Despite having fathered more than twenty children, when King Henry I of England died in 1135, he left no surviving legitimate sons. He bequeathed his kingdom to his daughter Matilda, but common citizenry and powerful nobles alike rejected her in favor of Henry's nephew, Stephen of Blois, who was crowned King in 1135. However, Matilda had her supporters, and a civil war called the Anarchy broke out between the two factions.
Henry Beauclerc, the youngest and last surviving son of William the Conqueror, served as King Henry I of England after the death of his older brother, William II, in 1100. Nineteen years into his reign, he and his only legitimate son, William the Atheling, celebrated a successful military campaign against Louis VI of France, and the marriage of the teenaged William to Matilda of Anjou, the daughter of a powerful French Count. They remained in Normandy for some time and, on November 25, 1120, King Henry, Prince William, and their respective entourages prepared to cross the English Channel and return to London.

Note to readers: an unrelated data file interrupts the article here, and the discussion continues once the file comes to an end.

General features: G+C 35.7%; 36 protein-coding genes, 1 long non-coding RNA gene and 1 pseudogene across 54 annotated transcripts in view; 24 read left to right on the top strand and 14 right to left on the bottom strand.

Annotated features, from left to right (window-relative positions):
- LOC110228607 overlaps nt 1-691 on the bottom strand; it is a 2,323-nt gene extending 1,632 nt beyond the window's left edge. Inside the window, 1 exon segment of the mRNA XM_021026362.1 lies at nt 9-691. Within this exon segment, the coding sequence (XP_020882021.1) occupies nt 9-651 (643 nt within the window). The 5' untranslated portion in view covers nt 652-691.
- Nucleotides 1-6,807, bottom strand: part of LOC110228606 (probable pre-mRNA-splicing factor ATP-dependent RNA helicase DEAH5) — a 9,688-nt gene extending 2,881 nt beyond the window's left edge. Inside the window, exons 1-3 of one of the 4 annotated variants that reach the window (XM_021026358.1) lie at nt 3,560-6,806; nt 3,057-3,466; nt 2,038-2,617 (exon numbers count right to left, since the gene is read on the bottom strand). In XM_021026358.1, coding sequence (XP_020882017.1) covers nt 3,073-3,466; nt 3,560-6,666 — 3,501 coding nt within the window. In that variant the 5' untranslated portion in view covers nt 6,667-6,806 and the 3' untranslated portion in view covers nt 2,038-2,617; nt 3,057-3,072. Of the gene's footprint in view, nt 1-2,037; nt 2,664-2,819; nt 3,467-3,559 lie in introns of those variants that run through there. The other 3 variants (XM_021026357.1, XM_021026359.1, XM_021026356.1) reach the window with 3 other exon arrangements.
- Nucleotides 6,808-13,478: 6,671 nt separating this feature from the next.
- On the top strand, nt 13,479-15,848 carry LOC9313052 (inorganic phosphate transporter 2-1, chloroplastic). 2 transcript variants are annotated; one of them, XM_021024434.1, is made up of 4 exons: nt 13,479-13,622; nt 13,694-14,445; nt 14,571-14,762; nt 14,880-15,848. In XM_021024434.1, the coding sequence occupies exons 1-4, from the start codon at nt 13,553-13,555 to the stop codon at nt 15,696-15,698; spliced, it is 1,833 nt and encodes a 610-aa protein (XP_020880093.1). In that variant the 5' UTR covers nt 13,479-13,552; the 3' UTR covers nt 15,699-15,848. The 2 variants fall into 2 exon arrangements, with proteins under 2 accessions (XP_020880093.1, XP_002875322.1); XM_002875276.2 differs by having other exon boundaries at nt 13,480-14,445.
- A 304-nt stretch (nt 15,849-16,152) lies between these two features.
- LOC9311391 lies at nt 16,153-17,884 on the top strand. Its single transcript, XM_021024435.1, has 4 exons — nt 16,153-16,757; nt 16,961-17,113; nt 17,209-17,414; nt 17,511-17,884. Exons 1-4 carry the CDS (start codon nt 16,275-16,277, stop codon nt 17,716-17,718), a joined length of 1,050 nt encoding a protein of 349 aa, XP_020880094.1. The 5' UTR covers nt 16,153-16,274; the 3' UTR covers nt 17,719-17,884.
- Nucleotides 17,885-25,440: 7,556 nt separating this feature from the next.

On September 25, 1066, at the site of a bridge over the River Derwent in what is now the East Riding of Yorkshire, thousands of Anglo-Saxon warriors led by King Harold Godwinson closed in from the west on a force of Norsemen led by their king, Harald Hardrada. The arrival of the Anglo-Saxon forces took the Vikings by complete surprise. The unarmored and disjointed Vikings frantically organized on the east side of the river, but the Norse king needed more time to arrange their defenses. On the narrow wooden bridge, one lone warrior, his name unrecorded in history, raised his axe and stood defiant against 15,000 English warriors, intent on granting his king and people the time they desperately needed.
Before he attacked and seized the crown of England in 1066, William the Conqueror held the title of Duke of Normandy, a region of northern France. Throughout the rest of his reign, and of the six English kings that followed, Normandy, while technically still owing its allegiance to France, operated under English control. More than a century later, King Richard I, known as the 'Lion-Heart', built a series of castles, including the imposing Château Gaillard, in order to retain his control of Normandy.